Lost in Plain Sight

As my sweet little toddler is continuing to grow up and gain more and more independence, she and I got to experience a mild panic over being "lost" this week.  She has discovered the fun that can be had hiding in racks of clothing and thereby officially ushering in the "I might as well be shopping blind since I can't take my eyes off her" stage of toddler-hood.  During what was supposed to be a quick trip to Target, I must have said phrases like "sweetie, don't get too far away from me" and "stay where I can see you" more times than I previously thought possible.  She, so innocent and naive to the dangers of the world, wanted to play hide and seek behind the dresses.  Completely understandable from her point of view.  She lives in such a safe environment, how could she possibly understand the brief moments of sheer panic caused when suddenly a Mom can't find her baby?  I distinctly remember doing the same thing when I was little (and getting in trouble for the panic it occasionally caused in my own mother).

As I was thinking, laughing, and sighing to myself about this new stage of independence and pondering over the best ways to help her constructively grow into this next level of being "all grown up" and so independent, it dawned on me… isn't this the same game we continue to play with our Heavenly Father throughout our lifetime?  Don't we, too often, take our eyes off Him and wander away just a little to far and wake up in a moment of panic because we feel lost?  We wander a little too far away from His plans and suddenly our lives start spiraling out of control.  Don't we find ourselves barely keeping our heads above water, if we're lucky, in a sea of stress and worry?  All the while, our Heavenly Father is sighing and saying "Child, stay where you can see me.  Don't get too far away."  The ability to feel lost is a gift.  It's a reminder that we do have free will; we have a choice to follow the plans that God has for us; we have the "right" to be as independent as we want to be… but when we exert our independence a little too much and find ourselves in those completely panicked moments, it's also a beautiful reminder to come back to Him.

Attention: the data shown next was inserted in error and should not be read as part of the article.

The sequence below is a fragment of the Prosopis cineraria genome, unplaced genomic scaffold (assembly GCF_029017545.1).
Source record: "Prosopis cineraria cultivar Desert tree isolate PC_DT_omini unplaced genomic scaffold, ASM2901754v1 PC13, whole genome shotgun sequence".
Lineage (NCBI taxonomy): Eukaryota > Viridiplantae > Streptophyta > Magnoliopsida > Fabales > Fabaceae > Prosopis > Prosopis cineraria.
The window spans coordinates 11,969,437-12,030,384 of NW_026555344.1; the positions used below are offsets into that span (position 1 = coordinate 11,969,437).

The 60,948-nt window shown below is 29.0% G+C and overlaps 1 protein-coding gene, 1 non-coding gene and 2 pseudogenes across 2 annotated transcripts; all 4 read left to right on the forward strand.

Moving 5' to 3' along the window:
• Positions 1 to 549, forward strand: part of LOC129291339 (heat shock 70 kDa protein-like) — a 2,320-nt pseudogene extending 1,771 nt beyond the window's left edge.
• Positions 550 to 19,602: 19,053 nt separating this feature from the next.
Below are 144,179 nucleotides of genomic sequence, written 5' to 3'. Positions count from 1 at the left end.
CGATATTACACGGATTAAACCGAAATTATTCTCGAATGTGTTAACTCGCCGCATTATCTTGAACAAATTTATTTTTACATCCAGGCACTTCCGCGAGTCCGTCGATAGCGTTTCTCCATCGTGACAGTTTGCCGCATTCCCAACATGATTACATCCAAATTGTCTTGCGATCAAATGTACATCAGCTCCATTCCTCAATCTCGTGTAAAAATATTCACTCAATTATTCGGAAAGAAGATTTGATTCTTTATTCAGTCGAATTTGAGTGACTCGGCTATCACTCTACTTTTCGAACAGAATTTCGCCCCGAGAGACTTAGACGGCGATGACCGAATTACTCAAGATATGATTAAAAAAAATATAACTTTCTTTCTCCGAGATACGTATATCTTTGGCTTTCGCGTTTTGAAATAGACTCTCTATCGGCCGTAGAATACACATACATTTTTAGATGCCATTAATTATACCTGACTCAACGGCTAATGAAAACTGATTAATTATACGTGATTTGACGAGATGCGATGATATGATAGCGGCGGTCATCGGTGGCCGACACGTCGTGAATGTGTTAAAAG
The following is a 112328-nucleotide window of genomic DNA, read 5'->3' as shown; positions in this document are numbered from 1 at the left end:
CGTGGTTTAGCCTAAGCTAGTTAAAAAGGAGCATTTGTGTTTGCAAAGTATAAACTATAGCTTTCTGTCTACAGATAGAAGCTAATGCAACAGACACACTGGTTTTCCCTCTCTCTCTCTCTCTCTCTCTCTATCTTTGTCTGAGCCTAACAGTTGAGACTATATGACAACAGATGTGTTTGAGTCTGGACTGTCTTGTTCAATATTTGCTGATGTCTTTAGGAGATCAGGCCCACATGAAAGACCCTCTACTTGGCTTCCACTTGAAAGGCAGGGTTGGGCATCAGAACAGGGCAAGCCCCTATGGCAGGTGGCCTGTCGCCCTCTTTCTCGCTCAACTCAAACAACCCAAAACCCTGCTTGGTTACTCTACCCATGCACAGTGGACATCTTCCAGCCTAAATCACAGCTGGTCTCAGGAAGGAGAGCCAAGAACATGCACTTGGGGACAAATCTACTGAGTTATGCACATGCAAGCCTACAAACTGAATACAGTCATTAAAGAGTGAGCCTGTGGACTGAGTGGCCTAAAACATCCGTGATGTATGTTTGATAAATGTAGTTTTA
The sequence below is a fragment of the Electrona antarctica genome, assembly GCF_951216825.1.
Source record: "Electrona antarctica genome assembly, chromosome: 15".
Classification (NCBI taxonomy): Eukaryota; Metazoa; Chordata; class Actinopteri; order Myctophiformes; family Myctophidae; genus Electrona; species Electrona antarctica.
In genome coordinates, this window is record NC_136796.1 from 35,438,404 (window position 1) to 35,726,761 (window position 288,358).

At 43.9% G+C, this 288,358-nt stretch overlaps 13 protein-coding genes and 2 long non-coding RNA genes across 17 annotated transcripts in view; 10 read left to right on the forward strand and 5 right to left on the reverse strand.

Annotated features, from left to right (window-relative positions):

I have the right to do anything,” you say - but not everything is beneficial. “I have the right to do anything” - but not everything is constructive.
— 1 Corinthians 10:23

In a lesson not so different from the one my little independent toddler is learning, we need the reminder that feeling lost is a realization of some previously unknown or forgotten dangers of this world.  And just like our precious little ones, when we choose to play close to our Father and keep our eyes where we can see Him, we stay safe and can thoroughly enjoy being appropriately independent.